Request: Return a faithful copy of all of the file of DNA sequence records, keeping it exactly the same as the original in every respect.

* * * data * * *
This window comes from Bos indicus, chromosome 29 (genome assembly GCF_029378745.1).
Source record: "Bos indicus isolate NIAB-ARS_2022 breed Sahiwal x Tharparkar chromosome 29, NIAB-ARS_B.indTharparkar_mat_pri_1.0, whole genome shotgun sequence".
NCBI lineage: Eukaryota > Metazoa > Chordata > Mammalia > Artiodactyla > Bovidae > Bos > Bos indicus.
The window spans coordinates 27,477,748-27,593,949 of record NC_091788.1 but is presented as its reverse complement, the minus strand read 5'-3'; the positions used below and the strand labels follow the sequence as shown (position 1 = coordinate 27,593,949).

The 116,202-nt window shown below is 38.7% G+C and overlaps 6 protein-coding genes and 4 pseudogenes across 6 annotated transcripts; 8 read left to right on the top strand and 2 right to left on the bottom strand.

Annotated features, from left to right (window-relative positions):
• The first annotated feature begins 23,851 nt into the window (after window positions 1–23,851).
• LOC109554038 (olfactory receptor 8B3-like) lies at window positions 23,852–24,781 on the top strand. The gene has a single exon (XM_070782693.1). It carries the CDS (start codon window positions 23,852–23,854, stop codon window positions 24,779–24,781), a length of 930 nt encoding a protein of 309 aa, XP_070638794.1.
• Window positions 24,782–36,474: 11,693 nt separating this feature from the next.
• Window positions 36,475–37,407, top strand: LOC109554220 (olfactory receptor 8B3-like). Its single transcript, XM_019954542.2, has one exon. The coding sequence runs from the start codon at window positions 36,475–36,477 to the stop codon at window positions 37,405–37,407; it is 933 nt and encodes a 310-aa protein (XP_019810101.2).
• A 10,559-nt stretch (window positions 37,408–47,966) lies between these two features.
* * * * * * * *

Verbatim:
This window comes from Bos indicus, chromosome 29 (genome assembly GCF_029378745.1).
Source record: "Bos indicus isolate NIAB-ARS_2022 breed Sahiwal x Tharparkar chromosome 29, NIAB-ARS_B.indTharparkar_mat_pri_1.0, whole genome shotgun sequence".
NCBI lineage: Eukaryota > Metazoa > Chordata > Mammalia > Artiodactyla > Bovidae > Bos > Bos indicus.
The window spans coordinates 27,477,748-27,593,949 of record NC_091788.1 but is presented as its reverse complement, the minus strand read 5'-3'; the positions used below and the strand labels follow the sequence as shown (position 1 = coordinate 27,593,949).

The 116,202-nt window shown below is 38.7% G+C and overlaps 6 protein-coding genes and 4 pseudogenes across 6 annotated transcripts; 8 read left to right on the top strand and 2 right to left on the bottom strand.

Annotated features, from left to right (window-relative positions):
• The first annotated feature begins 23,851 nt into the window (after window positions 1–23,851).
• LOC109554038 (olfactory receptor 8B3-like) lies at window positions 23,852–24,781 on the top strand. The gene has a single exon (XM_070782693.1). It carries the CDS (start codon window positions 23,852–23,854, stop codon window positions 24,779–24,781), a length of 930 nt encoding a protein of 309 aa, XP_070638794.1.
• Window positions 24,782–36,474: 11,693 nt separating this feature from the next.
• Window positions 36,475–37,407, top strand: LOC109554220 (olfactory receptor 8B3-like). Its single transcript, XM_019954542.2, has one exon. The coding sequence runs from the start codon at window positions 36,475–36,477 to the stop codon at window positions 37,405–37,407; it is 933 nt and encodes a 310-aa protein (XP_019810101.2).
• A 10,559-nt stretch (window positions 37,408–47,966) lies between these two features.